Moving an Entire District Down the Innovation Pathway: Los Altos, CA

I feel I am back on my EdJourney, but this time I did not have to get in my Prius and drive around the country.  This time I sat at my kitchen table and talked for an hour about how a public school district is moving on the innovation pathway just as effectively and swiftly as any school I visited last fall.  They feel they are “out on a limb”, that “everyone probably thinks we are crazy.”  Well, they are testing some important limbs and they sure are not crazy. How are they doing it?  Read on!

Alyssa Gallagher (@am_gallagher) has a new title this year: Director of Strategic Initiatives and Community Partnerships.  (Once again, I ask: do you have someone in your school or district with a title like that, and if not, who is responsible for actually ensuring innovation takes root?) Los Altos School District is a K-8 with 4,500 student and nine schools.  They are in the heart of Silicon Valley so they have a fairly affluent, knowledgeable parent base, but up until a few years ago, Alyssa says they were completely traditional.  With a raft of new leadership in 2010, they asked themselves what so many of us are asking: “can’t we do better?”  They have always been a high performing district, so suggesting change brought resistance from the parents: “Why mess with what is working?” The district leaders worked closely with the community and has wrapped the district goals around core beliefs and value of “school as a learning organization” and every person in the community being a learner.

IMG_0702Alyssa said her focus for two years has been on developing a culture of ongoing learning in the schools.  “Our teachers felt un-empowered; that they did not have permission to change.”  The district was introduced to Khan Academy two years ago.  Alyssa says, “Khan was a great tool to give our teachers something tangible to work with, to start moving away from the assembly line model and build a blended learning experience. It helped us all to build the rationale that we need to ‘do’ learning in a very different way.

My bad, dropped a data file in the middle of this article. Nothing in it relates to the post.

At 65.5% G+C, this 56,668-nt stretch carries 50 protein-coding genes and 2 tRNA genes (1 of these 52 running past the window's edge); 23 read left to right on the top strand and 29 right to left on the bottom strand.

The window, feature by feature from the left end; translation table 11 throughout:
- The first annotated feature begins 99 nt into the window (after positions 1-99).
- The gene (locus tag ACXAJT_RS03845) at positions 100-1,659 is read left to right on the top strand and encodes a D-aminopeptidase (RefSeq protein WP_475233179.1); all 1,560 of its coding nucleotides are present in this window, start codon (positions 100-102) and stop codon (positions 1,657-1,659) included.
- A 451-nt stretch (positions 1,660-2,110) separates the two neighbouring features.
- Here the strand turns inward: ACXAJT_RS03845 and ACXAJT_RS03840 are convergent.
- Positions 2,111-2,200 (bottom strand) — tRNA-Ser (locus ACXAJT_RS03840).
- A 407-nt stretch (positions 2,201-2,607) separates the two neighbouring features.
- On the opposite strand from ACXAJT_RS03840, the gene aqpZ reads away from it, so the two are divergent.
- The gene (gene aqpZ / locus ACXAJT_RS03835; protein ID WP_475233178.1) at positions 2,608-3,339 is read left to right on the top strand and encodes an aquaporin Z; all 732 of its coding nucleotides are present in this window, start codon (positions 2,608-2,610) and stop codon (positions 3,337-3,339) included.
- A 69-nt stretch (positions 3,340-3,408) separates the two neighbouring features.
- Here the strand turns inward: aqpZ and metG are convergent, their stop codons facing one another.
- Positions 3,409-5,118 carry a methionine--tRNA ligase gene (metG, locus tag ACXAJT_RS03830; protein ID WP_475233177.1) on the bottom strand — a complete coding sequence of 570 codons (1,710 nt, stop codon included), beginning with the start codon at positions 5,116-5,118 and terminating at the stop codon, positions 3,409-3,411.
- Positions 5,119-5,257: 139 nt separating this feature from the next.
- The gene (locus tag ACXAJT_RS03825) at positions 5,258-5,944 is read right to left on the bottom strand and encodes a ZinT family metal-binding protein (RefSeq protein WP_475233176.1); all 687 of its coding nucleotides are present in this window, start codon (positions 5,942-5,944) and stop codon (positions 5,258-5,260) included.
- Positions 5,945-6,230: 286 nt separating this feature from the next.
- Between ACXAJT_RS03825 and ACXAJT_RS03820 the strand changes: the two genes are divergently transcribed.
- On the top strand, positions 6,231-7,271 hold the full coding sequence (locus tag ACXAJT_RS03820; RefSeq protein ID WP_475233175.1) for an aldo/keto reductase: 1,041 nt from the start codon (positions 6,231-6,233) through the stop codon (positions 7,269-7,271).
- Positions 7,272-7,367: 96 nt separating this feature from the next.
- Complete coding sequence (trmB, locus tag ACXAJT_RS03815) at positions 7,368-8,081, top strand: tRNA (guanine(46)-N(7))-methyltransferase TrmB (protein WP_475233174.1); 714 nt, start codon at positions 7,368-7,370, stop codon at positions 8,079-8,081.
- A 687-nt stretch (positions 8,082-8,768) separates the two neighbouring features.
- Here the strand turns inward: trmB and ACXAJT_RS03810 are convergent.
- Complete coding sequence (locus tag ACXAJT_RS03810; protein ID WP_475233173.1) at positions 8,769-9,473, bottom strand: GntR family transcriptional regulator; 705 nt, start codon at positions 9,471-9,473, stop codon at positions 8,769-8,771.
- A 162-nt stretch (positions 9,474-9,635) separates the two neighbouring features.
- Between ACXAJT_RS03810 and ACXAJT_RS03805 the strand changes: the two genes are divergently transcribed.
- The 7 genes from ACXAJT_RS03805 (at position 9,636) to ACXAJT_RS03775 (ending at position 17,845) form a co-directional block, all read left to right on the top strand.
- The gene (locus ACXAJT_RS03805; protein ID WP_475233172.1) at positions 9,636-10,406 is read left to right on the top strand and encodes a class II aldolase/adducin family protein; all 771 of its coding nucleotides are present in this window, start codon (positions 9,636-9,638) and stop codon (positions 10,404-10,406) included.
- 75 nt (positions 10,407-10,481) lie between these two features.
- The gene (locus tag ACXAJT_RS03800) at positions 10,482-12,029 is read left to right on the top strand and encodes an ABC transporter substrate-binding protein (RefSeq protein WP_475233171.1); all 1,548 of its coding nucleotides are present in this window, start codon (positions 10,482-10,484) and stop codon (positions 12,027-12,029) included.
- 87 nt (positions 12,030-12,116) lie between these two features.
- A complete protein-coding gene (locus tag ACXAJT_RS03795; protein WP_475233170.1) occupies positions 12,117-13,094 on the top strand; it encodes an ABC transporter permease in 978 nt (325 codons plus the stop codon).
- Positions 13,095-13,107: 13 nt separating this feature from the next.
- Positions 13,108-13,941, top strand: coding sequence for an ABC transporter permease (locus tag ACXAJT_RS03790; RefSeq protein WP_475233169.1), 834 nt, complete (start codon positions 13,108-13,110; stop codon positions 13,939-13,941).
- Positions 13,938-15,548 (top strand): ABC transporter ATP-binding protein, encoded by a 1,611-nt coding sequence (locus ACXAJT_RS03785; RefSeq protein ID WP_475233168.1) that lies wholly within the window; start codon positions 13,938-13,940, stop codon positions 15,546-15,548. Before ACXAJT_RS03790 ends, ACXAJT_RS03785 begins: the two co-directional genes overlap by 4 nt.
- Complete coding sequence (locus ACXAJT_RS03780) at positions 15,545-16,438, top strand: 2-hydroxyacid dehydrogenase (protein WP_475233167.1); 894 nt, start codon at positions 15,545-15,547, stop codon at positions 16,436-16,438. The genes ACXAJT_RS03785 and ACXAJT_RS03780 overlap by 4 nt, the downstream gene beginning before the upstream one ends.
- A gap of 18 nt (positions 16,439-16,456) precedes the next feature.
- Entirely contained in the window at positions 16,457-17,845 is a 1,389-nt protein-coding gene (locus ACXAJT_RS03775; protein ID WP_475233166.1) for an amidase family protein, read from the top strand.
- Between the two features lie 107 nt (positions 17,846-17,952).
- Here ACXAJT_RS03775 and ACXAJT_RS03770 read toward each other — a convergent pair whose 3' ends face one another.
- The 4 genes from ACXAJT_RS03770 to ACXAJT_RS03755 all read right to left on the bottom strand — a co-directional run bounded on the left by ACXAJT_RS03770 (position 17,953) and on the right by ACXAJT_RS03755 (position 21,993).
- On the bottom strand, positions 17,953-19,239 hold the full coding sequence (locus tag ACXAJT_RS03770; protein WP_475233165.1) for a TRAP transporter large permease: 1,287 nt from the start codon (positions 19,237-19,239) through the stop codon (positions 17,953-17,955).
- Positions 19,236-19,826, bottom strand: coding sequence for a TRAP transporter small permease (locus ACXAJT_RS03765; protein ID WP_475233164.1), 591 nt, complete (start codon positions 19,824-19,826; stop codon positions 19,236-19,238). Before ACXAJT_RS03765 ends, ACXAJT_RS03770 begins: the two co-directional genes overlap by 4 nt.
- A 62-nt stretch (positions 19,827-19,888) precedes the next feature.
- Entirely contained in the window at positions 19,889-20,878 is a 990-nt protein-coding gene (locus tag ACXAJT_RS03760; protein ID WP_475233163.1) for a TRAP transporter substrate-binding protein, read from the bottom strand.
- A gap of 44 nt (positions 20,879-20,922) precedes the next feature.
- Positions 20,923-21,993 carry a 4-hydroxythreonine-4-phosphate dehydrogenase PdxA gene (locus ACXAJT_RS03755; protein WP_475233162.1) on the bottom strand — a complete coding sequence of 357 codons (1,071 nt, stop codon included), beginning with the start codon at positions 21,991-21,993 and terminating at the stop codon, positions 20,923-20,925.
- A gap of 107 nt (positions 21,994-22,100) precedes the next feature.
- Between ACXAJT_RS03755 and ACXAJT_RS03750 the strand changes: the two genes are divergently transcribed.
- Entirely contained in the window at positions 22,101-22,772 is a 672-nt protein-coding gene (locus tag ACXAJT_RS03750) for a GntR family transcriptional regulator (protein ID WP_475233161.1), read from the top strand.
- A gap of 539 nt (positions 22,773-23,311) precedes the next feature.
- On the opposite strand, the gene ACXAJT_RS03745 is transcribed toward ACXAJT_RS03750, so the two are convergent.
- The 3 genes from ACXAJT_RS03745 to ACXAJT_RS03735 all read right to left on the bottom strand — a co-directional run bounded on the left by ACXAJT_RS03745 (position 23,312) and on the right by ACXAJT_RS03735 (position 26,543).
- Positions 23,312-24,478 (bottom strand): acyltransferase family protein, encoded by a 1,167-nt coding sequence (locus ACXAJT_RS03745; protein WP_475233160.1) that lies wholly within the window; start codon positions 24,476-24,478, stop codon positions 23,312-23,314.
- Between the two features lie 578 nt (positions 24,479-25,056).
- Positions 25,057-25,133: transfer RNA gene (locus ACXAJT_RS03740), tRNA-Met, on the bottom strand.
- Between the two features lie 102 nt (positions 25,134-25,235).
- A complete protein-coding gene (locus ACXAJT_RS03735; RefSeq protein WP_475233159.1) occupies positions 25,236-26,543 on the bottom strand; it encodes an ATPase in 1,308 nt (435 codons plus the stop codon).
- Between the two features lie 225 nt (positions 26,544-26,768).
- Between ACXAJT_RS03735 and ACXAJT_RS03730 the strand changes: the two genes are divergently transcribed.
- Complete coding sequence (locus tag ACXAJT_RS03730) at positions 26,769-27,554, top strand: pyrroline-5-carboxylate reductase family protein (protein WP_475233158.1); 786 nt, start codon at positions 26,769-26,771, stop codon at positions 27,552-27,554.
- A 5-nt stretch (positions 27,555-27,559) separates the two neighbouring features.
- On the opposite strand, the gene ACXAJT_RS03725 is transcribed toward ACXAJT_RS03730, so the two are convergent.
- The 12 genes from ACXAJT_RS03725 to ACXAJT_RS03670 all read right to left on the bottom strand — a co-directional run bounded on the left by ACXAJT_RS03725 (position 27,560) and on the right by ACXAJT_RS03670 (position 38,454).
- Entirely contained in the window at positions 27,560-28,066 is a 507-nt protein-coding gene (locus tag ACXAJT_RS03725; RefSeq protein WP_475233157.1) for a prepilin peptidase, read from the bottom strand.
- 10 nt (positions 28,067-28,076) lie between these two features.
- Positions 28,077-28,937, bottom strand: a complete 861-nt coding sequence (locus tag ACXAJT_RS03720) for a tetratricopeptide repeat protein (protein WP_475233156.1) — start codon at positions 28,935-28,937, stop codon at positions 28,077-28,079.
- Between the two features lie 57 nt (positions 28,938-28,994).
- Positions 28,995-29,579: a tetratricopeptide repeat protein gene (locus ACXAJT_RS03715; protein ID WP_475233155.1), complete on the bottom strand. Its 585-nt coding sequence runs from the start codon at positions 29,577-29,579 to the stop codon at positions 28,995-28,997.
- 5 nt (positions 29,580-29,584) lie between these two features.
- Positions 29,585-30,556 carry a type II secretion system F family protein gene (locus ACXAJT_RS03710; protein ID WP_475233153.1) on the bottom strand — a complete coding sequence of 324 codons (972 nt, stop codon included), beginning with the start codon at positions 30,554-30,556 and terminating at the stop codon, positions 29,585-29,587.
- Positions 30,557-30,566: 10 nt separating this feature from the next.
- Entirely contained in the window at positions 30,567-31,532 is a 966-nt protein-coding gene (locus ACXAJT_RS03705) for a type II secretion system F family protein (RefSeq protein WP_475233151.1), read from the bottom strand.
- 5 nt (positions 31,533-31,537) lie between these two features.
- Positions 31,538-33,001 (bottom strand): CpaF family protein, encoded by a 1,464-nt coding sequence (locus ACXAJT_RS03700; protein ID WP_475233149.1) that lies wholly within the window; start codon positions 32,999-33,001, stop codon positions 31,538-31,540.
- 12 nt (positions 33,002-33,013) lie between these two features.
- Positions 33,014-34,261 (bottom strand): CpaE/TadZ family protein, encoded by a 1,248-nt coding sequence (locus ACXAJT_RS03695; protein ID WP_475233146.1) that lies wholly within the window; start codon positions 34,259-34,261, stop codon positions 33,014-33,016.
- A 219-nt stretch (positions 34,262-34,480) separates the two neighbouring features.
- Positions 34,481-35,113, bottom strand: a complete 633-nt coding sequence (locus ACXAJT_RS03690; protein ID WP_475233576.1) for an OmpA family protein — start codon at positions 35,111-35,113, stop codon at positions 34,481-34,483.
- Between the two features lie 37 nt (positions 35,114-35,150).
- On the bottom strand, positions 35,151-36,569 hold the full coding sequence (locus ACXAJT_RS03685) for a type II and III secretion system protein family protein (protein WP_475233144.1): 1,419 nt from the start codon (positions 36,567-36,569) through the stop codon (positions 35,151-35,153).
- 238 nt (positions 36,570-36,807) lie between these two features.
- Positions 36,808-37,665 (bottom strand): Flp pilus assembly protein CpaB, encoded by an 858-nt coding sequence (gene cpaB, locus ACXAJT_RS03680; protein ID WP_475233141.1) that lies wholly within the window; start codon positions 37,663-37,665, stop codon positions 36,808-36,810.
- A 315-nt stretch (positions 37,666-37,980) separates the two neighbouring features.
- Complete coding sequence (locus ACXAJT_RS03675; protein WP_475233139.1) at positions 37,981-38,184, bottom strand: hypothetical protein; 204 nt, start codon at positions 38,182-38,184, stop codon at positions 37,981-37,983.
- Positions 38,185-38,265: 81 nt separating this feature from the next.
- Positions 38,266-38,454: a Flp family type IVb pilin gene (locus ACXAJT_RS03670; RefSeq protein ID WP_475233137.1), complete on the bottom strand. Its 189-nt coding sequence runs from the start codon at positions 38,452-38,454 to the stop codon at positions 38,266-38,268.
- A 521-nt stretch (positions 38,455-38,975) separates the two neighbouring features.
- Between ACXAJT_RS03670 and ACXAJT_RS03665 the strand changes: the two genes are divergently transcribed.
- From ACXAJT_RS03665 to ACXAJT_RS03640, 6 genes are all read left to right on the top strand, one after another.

This foot in the pond led to a focus on in-house professional development.  Alyssa recognized exactly what I found on my EdJourney: teachers who go to conferences once a year and then come back to their day job lose most of the excitement and knowledge they may have acquired.  PD must be “high frequency and low amplitude”, not the other way around.  She wrote grants, found some money, worked with the teacher’s union, and began to offer small grants to teachers who would work on something new and then share it out with district colleagues.  They even created a small performance-based stipend award system for teachers who were effective at distributing this value out to their schools.

Last year they started offering a wide range of PD options to teachers in the afternoons.  Teachers volunteered to attend on their own time; 40% of the district teachers came to at least one offering and they were kicking teachers out the door at 5:15 PM!  They offering design thinking, STEM development, and a whole host of new teaching ideas, some related to technology but many rooted in how to rethink what takes place in a classroom.

Importantly, they are putting students squarely in the middle of the discussion.  They convened a student-owned design thinking program this summer; Alyssa says they learned a lot and it will be better next year, but they decided to “not wait until we had ironed out every detail.”

I could go on, but better you just mine their blog posts from the last year or so, and make sure to follow them in the future:

  • To Fail or Not to Fail
  • No Permission Needed
  • The Next Generation of Lead Learners
  • Question the Anwers
  • What If

And many more.  Like I said, they are hitting on all the cylinders that I can count.

Yes, this district has some demographic advantages that many others do not.  But what impresses me is the way they recognized the need to change, are overcoming the “inertia of success”,  and have made remarkable progress in just 2-3 years.  It validates the major themes I am writing about in my book draft right now: leadership, communication, distributing authority, aligning resources, and overcoming institutional aversion to risk.  I urge you to follow them and I assure you I am going to do all I can to keep connected and bring them into the fold of like-minded innovators all over the country through the collaborative work of The Martin Institute.

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